As parents, we’re always trying to find a way to transmit a sense of our personal philosophy to our children. I found one in Hurricane Katrina. This is how I state it. “In Hurricane Katrina, a lot of people were trapped in a horrible situation that was largely man-made. When you’re in a situation like that, there are usually two types of people. People who blame the levees, the situation and the government and people who go looking for a boat. Always try to stick with the guy who’s looking for the boat.”
In other words, solve the problem first, then bemoan the cause later – if at all. I think that we have become so caught up in “accountability” in this country that we have forgotten how to actually solve problems. We’re so busy finding people to blame and bemoaning the errors that are made on the way to solving a problem that we get caught up in a blame/fail cycle and fail to push through to the end.
As an attorney I once worked for said, “I don’t care how many mistakes were made along the way. If we close the deal successfully, it’s a success.” I’ve kind of taken that as a personal philosophy for life. I try very hard not to get bogged down in the little mistakes that happen along the way to a solution. Very few processes in life happen without errors. I will grant that it is very useful to examine what happened during a process afterwards to see where it can be done better in the future. But the truth is, most everything in life is occurs on a case by case basis. No two problems are exactly the same and no two solutions to that problem will ever be the same.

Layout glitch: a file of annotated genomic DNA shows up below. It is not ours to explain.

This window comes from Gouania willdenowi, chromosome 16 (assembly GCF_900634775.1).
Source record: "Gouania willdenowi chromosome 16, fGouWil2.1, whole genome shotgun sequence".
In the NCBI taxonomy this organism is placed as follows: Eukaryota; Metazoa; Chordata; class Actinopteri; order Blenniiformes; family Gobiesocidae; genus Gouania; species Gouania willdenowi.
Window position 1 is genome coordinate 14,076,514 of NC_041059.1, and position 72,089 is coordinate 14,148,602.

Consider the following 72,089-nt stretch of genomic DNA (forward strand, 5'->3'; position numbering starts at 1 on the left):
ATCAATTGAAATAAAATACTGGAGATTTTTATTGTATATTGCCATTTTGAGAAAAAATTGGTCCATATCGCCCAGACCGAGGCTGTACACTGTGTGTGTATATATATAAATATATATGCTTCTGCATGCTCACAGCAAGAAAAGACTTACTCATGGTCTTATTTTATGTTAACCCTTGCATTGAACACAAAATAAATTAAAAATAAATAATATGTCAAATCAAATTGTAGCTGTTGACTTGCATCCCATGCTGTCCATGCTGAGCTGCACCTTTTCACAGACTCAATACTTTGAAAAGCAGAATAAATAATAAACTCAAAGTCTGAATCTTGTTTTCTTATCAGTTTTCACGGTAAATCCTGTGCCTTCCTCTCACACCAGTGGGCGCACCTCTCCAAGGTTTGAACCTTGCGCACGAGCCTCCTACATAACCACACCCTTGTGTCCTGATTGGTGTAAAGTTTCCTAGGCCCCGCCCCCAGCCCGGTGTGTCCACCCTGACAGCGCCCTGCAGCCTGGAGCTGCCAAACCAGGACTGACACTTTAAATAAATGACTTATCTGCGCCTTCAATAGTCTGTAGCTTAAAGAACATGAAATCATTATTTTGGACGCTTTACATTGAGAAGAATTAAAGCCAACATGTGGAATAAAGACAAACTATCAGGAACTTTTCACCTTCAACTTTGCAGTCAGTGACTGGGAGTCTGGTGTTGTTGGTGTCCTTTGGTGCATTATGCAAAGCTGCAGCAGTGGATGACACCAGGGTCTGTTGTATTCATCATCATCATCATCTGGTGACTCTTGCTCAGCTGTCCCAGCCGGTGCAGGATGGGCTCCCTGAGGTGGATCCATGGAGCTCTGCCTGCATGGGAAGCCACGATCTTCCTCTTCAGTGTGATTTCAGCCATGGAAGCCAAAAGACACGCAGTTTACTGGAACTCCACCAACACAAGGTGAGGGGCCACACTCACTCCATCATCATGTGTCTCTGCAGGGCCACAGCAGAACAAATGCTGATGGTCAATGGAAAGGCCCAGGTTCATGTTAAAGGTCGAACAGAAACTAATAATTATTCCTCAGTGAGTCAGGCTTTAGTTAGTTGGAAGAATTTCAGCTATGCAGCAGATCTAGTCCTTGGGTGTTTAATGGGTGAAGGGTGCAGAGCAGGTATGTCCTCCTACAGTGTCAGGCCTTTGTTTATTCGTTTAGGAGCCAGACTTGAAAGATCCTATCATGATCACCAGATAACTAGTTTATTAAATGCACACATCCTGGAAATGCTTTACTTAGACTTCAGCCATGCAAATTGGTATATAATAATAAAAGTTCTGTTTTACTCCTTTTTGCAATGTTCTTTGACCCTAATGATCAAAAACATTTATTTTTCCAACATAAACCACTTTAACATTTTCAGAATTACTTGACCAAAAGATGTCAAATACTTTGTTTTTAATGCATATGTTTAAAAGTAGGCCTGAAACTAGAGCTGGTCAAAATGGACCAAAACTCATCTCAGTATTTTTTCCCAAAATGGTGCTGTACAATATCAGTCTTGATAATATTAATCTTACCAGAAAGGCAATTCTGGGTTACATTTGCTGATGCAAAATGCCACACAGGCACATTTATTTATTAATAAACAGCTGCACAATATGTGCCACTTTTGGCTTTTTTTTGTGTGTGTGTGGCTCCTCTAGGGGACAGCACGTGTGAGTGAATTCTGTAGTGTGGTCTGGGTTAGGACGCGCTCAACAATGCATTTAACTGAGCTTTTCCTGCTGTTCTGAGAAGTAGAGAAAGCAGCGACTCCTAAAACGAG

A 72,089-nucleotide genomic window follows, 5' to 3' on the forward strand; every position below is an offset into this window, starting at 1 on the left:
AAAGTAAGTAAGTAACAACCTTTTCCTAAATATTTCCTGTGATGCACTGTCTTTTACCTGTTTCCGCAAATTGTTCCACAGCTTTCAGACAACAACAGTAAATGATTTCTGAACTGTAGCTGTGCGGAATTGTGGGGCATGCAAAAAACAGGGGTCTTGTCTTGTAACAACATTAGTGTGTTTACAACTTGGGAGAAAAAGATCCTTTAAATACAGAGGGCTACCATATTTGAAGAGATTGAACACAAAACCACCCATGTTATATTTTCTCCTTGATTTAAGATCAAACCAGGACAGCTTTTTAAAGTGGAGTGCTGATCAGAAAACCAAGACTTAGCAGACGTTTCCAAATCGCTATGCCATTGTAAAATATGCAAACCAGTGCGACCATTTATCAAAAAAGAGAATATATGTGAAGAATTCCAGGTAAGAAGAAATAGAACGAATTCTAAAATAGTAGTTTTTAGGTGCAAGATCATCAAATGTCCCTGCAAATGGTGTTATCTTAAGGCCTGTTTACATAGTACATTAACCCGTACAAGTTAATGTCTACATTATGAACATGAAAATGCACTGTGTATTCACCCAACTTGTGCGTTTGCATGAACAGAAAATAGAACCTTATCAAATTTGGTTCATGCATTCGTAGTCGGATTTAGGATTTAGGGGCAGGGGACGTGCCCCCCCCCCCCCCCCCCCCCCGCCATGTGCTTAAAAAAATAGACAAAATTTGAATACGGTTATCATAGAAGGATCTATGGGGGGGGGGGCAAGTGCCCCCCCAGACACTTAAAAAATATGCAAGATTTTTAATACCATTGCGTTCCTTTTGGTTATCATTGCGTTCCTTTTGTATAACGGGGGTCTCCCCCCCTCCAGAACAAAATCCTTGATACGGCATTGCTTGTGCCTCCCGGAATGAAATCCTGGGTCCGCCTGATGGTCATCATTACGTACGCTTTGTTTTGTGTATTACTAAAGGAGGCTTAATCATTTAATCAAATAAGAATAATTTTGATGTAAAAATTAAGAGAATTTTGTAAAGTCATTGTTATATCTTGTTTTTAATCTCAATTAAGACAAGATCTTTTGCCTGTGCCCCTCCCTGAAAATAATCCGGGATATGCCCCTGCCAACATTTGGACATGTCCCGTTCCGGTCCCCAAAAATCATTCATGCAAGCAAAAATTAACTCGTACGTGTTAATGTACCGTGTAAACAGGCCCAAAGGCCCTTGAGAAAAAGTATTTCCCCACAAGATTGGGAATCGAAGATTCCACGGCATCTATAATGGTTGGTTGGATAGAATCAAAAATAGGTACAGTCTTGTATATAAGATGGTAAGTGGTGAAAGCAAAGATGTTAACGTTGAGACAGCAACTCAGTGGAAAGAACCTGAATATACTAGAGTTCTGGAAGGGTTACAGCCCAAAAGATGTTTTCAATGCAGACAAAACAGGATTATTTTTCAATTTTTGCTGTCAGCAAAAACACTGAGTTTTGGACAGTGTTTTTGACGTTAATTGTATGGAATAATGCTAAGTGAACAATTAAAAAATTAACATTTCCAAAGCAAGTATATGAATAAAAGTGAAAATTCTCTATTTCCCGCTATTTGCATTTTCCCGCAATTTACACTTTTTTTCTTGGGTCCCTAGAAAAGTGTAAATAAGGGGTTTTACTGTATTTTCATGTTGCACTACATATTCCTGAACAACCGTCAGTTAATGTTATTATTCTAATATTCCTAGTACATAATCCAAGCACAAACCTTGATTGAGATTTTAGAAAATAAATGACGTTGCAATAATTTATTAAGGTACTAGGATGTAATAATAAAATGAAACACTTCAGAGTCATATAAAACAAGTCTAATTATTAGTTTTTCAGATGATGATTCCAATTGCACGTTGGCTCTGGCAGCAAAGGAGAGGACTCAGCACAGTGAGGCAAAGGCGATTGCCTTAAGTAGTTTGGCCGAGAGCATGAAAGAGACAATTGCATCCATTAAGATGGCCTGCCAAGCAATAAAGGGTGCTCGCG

So, this I believe. It is more important to push through to a solution than to find someone to blame for a problem. If we can get to the solution, we should congratulate everyone who got there and consider it a success. It is always better to look for a solution than a scapegoat. That is the philosophy I want to pass on to my children. Be a problem solver. Keep your eyes on the end result. Don’t get bogged down in the mistakes that happened along the way. Mistakes will always happen. Forego the temptation to harp on the errors of others. Give the people who make the mistakes a break. Get to your goal honestly and with integrity, but get there. And, look for the guy with the boat – he has already absorbed that lesson.
If you enjoyed this essay, please consider making a tax-deductible contribution to This I Believe, Inc.